Facebook launched a high school version in September 2005, which Zuckerberg called the next logical step. At that time, high school networks required an invitation to join. Facebook later expanded membership eligibility to employees of several companies, including Apple Inc. and Microsoft. Facebook was then opened on September 26, 2006 to everyone of ages 13 and older with a valid e-mail address. In October 2008, Facebook announced that it was to set up its international headquarters in Dublin, Ireland.
The media often compare Facebook to MySpace, but one significant difference between the two websites is the level of customization. MySpace allows users to decorate their profiles using HTML and Cascading Style Sheets (CSS), while Facebook only allows plain text.
Facebook has a number of features with which users may interact. They include the Wall, a space on every user's profile page that allows friends to post messages for the user to see, Pokes, which allows users to send a virtual "poke" to each other (a notification that tells a user that they have been poked), Photos, where users can upload albums and photos, and Status, which allows users to inform their friends of their whereabouts and actions. A user's Wall is visible to anyone who is able to see that user's profile, depending on privacy settings. In July 2007, Facebook began allowing users to post attachments to the Wall, whereas the Wall was previously limited to textual content only.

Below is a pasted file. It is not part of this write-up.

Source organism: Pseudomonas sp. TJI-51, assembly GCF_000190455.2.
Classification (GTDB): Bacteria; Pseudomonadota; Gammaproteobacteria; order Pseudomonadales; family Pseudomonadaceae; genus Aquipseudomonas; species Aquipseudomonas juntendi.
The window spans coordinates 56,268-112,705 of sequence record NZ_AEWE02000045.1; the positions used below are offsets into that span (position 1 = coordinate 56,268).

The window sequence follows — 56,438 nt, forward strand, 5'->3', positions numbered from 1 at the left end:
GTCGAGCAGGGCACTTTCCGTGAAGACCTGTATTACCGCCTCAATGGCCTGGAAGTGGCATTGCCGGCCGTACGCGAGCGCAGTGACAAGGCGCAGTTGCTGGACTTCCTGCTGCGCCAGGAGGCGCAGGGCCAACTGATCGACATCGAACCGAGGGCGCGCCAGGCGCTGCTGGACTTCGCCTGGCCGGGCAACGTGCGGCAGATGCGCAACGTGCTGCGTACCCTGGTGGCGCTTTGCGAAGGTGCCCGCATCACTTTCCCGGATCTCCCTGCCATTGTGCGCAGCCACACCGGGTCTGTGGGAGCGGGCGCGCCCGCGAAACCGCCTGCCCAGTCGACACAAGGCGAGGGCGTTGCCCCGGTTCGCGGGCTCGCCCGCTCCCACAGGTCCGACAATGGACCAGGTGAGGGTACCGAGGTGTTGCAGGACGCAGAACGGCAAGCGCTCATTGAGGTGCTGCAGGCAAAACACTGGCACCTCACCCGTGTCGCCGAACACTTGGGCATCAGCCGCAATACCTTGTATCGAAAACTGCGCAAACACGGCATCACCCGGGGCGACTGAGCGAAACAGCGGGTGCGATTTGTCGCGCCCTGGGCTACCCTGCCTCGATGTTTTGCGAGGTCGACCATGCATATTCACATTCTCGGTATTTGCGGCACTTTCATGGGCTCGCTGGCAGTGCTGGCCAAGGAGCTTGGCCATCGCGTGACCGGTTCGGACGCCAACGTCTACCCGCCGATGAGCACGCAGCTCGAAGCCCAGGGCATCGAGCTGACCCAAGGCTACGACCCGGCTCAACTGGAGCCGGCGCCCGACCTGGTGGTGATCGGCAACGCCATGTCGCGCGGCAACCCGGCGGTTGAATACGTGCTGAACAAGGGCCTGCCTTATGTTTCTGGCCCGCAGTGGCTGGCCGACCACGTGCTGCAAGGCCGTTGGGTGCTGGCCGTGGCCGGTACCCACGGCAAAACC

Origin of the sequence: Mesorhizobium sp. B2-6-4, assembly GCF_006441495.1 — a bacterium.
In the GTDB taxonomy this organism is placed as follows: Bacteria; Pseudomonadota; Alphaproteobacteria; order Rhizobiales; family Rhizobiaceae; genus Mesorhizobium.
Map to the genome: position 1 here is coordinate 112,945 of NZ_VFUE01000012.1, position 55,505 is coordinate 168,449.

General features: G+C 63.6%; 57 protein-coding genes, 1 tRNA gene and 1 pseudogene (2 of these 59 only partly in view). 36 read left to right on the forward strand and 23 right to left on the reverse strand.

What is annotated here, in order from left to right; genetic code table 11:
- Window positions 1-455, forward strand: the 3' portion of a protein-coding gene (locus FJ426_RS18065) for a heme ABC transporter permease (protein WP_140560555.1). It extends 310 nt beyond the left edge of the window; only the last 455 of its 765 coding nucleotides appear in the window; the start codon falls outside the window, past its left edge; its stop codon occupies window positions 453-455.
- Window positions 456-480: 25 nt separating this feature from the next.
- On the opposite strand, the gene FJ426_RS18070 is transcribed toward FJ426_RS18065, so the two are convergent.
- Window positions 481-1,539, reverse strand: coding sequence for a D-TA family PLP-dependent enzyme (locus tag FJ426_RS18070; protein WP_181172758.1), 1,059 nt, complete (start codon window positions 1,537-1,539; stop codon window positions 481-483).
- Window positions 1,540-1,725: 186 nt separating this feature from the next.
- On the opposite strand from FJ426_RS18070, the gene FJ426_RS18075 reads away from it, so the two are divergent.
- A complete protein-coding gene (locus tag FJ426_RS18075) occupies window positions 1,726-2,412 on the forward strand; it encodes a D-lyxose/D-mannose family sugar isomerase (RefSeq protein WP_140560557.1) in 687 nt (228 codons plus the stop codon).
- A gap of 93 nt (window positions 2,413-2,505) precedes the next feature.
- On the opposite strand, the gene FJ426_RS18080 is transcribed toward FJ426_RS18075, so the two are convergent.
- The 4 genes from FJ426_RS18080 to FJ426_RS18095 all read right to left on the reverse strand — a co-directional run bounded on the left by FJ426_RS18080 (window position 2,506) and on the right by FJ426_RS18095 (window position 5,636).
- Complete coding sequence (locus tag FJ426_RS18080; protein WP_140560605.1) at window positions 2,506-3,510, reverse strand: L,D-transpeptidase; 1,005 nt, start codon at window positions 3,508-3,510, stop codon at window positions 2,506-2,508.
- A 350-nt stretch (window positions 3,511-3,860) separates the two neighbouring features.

Over time, Facebook has added several new features to its website. On September 6, 2006, a News Feed was announced, which appears on every user's homepage and highlights information including profile changes, upcoming events, and birthdays of the user's friends. Initially, the News Feed caused dissatisfaction among Facebook users; some complained it was too cluttered and full of undesired information, while others were concerned it made it too easy for other people to track down individual activities (such as changes in relationship status, events, and conversations with other users). In response to this dissatisfaction, Zuckerberg issued an apology for the site's failure to include appropriate customizable privacy features. Since then, users have been able to control what types of information are shared automatically with friends. Users are now able to prevent friends from seeing updates about certain types of activities, including profile changes, Wall posts, and newly added friends.